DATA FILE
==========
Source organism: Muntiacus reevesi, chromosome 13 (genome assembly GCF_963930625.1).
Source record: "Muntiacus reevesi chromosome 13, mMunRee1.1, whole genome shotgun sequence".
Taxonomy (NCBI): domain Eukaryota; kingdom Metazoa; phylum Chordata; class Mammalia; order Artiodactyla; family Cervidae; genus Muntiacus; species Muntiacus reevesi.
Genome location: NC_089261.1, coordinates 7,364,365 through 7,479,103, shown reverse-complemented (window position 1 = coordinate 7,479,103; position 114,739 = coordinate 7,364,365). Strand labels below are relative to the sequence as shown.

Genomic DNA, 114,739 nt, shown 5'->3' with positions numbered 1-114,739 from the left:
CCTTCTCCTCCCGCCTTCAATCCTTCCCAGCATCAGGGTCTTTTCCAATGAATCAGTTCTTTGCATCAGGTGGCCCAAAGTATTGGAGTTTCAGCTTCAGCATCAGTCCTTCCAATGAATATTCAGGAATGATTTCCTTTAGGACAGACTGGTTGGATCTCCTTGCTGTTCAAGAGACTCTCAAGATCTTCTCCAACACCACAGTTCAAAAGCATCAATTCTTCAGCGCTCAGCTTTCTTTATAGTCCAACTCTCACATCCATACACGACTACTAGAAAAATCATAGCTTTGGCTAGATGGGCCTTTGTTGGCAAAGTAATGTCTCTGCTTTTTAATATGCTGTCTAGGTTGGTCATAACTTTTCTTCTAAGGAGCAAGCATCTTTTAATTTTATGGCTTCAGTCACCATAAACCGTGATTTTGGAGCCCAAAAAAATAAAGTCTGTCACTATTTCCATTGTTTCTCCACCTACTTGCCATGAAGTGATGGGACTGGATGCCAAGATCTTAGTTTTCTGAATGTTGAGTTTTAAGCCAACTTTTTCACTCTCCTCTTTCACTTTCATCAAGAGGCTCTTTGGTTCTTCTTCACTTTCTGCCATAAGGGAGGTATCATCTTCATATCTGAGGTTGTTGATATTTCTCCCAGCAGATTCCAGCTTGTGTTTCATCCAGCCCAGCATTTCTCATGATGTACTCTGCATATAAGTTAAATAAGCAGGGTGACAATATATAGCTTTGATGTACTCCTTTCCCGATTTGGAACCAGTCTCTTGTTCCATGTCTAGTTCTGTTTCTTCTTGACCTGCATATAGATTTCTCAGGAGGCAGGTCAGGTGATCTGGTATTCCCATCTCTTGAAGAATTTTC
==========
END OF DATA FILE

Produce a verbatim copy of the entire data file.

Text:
Source organism: Muntiacus reevesi, chromosome 13 (genome assembly GCF_963930625.1).
Source record: "Muntiacus reevesi chromosome 13, mMunRee1.1, whole genome shotgun sequence".
Taxonomy (NCBI): domain Eukaryota; kingdom Metazoa; phylum Chordata; class Mammalia; order Artiodactyla; family Cervidae; genus Muntiacus; species Muntiacus reevesi.
Genome location: NC_089261.1, coordinates 7,364,365 through 7,479,103, shown reverse-complemented (window position 1 = coordinate 7,479,103; position 114,739 = coordinate 7,364,365). Strand labels below are relative to the sequence as shown.

Genomic DNA, 114,739 nt, shown 5'->3' with positions numbered 1-114,739 from the left:
CCTTCTCCTCCCGCCTTCAATCCTTCCCAGCATCAGGGTCTTTTCCAATGAATCAGTTCTTTGCATCAGGTGGCCCAAAGTATTGGAGTTTCAGCTTCAGCATCAGTCCTTCCAATGAATATTCAGGAATGATTTCCTTTAGGACAGACTGGTTGGATCTCCTTGCTGTTCAAGAGACTCTCAAGATCTTCTCCAACACCACAGTTCAAAAGCATCAATTCTTCAGCGCTCAGCTTTCTTTATAGTCCAACTCTCACATCCATACACGACTACTAGAAAAATCATAGCTTTGGCTAGATGGGCCTTTGTTGGCAAAGTAATGTCTCTGCTTTTTAATATGCTGTCTAGGTTGGTCATAACTTTTCTTCTAAGGAGCAAGCATCTTTTAATTTTATGGCTTCAGTCACCATAAACCGTGATTTTGGAGCCCAAAAAAATAAAGTCTGTCACTATTTCCATTGTTTCTCCACCTACTTGCCATGAAGTGATGGGACTGGATGCCAAGATCTTAGTTTTCTGAATGTTGAGTTTTAAGCCAACTTTTTCACTCTCCTCTTTCACTTTCATCAAGAGGCTCTTTGGTTCTTCTTCACTTTCTGCCATAAGGGAGGTATCATCTTCATATCTGAGGTTGTTGATATTTCTCCCAGCAGATTCCAGCTTGTGTTTCATCCAGCCCAGCATTTCTCATGATGTACTCTGCATATAAGTTAAATAAGCAGGGTGACAATATATAGCTTTGATGTACTCCTTTCCCGATTTGGAACCAGTCTCTTGTTCCATGTCTAGTTCTGTTTCTTCTTGACCTGCATATAGATTTCTCAGGAGGCAGGTCAGGTGATCTGGTATTCCCATCTCTTGAAGAATTTTC